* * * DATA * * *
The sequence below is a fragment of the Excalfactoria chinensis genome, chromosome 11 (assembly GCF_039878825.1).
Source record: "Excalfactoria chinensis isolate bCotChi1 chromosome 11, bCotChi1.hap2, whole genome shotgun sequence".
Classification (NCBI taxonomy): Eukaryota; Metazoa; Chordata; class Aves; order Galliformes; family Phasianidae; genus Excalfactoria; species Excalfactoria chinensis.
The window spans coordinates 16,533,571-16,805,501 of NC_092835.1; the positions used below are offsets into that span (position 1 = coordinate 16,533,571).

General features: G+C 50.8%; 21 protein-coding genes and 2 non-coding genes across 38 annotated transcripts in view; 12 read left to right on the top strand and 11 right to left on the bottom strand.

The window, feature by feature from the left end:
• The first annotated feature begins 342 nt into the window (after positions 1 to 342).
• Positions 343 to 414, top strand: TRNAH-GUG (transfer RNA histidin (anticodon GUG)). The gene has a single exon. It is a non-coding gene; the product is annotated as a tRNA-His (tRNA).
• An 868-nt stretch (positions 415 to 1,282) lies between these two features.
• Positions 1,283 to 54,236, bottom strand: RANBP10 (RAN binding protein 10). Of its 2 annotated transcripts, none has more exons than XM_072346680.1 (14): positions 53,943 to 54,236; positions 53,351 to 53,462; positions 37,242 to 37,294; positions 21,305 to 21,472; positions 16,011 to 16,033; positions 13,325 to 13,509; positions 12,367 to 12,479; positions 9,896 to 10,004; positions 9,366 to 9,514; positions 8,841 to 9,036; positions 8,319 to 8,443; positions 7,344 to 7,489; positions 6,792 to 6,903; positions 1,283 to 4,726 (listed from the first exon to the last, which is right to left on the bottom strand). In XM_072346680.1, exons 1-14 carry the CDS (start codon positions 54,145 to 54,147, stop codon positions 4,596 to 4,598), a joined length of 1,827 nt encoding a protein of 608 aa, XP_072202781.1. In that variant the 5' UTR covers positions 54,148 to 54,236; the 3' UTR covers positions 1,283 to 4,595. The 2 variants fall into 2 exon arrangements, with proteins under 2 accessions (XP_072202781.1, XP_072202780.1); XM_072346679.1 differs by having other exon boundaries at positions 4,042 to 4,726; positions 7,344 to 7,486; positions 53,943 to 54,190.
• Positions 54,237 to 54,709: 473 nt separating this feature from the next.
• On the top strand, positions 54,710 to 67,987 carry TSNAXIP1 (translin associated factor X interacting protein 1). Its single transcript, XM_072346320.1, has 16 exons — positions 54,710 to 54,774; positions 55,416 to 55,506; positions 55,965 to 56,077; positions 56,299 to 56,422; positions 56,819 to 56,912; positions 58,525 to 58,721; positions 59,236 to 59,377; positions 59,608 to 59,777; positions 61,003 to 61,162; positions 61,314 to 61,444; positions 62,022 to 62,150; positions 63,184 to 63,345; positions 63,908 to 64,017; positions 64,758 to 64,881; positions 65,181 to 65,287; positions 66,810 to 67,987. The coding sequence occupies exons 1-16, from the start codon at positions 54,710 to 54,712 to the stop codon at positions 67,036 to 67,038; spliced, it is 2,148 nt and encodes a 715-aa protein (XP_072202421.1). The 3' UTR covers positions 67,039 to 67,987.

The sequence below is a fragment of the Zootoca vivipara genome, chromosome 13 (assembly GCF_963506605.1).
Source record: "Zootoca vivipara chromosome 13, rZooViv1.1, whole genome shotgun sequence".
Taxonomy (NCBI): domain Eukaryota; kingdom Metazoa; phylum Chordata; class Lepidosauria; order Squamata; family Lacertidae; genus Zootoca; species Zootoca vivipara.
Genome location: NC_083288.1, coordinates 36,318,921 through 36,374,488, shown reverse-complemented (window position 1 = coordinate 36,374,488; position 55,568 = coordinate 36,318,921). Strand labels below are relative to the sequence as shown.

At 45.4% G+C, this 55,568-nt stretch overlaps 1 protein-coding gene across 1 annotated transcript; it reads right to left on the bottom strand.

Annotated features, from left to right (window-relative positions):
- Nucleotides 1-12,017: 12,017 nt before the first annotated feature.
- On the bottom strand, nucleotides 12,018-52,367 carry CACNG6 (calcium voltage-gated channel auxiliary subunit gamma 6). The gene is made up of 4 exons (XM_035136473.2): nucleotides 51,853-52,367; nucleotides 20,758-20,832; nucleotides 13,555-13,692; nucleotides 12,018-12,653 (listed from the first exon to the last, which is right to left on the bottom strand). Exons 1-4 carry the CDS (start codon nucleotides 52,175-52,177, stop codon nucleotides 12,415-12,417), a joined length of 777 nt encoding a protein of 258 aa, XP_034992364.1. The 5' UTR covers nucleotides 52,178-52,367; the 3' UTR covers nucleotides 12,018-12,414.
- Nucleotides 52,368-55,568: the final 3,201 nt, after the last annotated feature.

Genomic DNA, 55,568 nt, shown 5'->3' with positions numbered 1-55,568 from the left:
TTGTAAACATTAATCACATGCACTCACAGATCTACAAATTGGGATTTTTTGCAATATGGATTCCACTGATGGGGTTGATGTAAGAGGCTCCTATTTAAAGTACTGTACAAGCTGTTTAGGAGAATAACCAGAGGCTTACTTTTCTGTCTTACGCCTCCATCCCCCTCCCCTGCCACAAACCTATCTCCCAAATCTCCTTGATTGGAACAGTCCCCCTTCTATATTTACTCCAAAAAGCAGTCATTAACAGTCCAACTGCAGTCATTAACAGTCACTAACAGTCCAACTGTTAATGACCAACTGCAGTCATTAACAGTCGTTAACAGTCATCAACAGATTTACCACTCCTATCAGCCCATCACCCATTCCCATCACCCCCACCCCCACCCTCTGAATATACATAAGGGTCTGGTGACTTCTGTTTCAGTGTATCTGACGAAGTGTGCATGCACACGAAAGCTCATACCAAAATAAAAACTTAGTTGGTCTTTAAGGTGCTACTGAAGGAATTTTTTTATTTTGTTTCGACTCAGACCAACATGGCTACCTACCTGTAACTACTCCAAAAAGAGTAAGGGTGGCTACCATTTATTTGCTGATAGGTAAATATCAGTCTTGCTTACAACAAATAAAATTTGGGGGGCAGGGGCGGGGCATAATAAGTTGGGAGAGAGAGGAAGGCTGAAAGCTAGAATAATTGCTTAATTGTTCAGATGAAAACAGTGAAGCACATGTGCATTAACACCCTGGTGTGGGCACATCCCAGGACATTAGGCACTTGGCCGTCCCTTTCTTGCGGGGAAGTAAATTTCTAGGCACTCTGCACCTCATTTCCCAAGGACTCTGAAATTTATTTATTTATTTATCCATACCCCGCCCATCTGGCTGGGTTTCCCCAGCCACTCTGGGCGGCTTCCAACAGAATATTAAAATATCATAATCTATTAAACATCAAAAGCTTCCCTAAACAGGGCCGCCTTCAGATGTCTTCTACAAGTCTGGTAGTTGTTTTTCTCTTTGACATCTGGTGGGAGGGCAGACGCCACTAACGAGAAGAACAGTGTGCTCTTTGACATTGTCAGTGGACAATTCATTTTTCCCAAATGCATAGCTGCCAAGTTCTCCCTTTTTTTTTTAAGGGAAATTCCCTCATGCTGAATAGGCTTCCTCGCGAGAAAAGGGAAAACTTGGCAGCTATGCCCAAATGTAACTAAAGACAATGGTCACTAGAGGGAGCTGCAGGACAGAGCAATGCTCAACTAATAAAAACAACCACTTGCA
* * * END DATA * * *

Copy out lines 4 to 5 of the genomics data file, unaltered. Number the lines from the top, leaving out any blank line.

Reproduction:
The window spans coordinates 16,533,571-16,805,501 of NC_092835.1; the positions used below are offsets into that span (position 1 = coordinate 16,533,571).

General features: G+C 50.8%; 21 protein-coding genes and 2 non-coding genes across 38 annotated transcripts in view; 12 read left to right on the top strand and 11 right to left on the bottom strand.